How SMEs can improve trust in their employees

As many employees around Australia continue to work remotely, trust between SME business owners and their employees has begun to erode, particularly around finance and expenses. A recent study by DiviPay found that 30 per cent of Australian business owners don’t trust their employees with a corporate credit card or expense allowances.

Without face-to-face time as a team, the company processes, rules and good practices start to slip. Here are some tips on how SMEs can improve trust in their employees, particularly when working remotely.

1. Communicate openly and frequently

Without frequent communication, employees may be more likely to be disengaged from their work, cut corners or make oversights in company expenses. Businesses may need to develop new expense rules for the work-from-home environment – some expenses may not be necessary (such as travel), while new types of expenses will (such as phone calls and subscriptions). Organisations could also consider updating their policies while working remotely, including adjusting how employees receive approvals from managers before making a purchase. Guide employees through any new rules, allow them to ask questions, and ensure they are diligent with their record keeping.

2. Reward and recognise employees for their hard work

Remote working, particularly during the current conditions, can be tough and it is easy for employees to become unmotivated. Organisations could consider continuing the recognition programs that were in place prior to lockdown. This could include employee of the month initiatives or rewards or bonuses for those who have gone above and beyond. A simple “thank you” or a small gesture, such as a flower delivery, can also go a long way to keeping employees motivated and their hard work acknowledged.

3. Ensure employees have what they need to work productively

It is important for businesses to ensure employees have an ergonomic work-from-home set-up. This can include making sure they have a dedicated space for work that offers a clearer separation between work and home life. Employers should also ensure they have adequate internet access, can access company files and databases remotely and are using appropriate devices. Some companies may need to provide a desktop computer or laptop to employees during the remote working period. When employees have access to the tools and information they require to work effectively, employers will have more peace of mind and trust in them, and vice versa.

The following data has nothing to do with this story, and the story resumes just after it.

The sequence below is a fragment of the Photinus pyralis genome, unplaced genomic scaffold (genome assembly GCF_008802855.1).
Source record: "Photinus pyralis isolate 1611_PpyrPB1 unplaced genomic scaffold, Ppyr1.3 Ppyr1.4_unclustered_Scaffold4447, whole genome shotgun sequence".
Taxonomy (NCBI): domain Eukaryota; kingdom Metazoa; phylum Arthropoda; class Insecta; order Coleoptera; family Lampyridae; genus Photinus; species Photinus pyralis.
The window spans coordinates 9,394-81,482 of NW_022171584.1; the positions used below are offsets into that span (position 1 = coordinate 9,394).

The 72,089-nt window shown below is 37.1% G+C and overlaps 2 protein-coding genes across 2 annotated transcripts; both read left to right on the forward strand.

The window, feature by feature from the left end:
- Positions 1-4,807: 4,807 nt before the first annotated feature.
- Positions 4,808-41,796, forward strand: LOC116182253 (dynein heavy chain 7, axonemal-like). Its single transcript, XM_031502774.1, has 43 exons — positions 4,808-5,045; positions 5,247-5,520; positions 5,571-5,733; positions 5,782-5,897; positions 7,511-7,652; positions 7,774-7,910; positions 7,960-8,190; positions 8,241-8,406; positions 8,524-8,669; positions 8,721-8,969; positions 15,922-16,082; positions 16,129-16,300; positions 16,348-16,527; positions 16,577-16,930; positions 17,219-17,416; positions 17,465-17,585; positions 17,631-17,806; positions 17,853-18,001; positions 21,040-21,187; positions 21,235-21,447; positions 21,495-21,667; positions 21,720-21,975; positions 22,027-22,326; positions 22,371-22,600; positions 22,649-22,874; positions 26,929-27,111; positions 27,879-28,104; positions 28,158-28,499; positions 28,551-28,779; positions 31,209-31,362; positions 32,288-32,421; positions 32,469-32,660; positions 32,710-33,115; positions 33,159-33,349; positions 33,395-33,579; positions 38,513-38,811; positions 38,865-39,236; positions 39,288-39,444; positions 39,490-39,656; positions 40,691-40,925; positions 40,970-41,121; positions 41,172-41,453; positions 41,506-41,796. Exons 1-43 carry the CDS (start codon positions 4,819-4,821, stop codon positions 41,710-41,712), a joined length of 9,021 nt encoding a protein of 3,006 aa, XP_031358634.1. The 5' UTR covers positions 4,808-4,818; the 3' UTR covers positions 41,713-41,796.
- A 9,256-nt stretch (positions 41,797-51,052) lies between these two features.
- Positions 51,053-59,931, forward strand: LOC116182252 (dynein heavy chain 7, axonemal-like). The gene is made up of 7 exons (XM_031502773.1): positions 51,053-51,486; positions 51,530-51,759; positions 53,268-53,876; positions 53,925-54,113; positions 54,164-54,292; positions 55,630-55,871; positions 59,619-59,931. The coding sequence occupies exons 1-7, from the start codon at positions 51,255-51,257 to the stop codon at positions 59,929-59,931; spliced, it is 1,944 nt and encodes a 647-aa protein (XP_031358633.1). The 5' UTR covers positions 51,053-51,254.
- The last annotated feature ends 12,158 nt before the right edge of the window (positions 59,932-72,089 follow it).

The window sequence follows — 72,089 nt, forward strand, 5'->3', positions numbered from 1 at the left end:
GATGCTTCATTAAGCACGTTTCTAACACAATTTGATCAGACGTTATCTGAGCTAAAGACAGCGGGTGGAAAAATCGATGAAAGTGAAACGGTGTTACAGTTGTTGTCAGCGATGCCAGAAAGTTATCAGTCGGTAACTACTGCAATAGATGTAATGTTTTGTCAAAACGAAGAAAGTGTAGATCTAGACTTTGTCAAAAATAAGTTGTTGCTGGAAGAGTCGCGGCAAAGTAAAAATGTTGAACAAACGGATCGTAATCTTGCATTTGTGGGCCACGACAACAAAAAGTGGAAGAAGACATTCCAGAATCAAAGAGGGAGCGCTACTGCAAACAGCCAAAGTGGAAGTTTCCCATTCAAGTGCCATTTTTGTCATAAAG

4. Provide emotional support

While it is important for business leaders to ensure employees are working productively and effectively, remote working can be isolating and some may find it challenging to cope with. A key to establishing trust is ensuring that employees feel supported and that their emotional needs are a priority. Scheduling check-ins is a simple way for leaders to show they’re accessible to employees and ready to provide support and advice when needed. It is important for employers to acknowledge any difficulties and challenges that may be impacting their employees and find ways to address them.

5. Adopt a system that provides visibility and transparency over finances

Having a good expense management system in place that gives employers control and visibility over spending, can go a long way to improving trust. It also ensures expenses aren’t mismanaged and employees will be more likely to report expenses honestly. Organisations could consider using an automated expense software where they can supply individual cards to employees, while also setting budget limits on spending.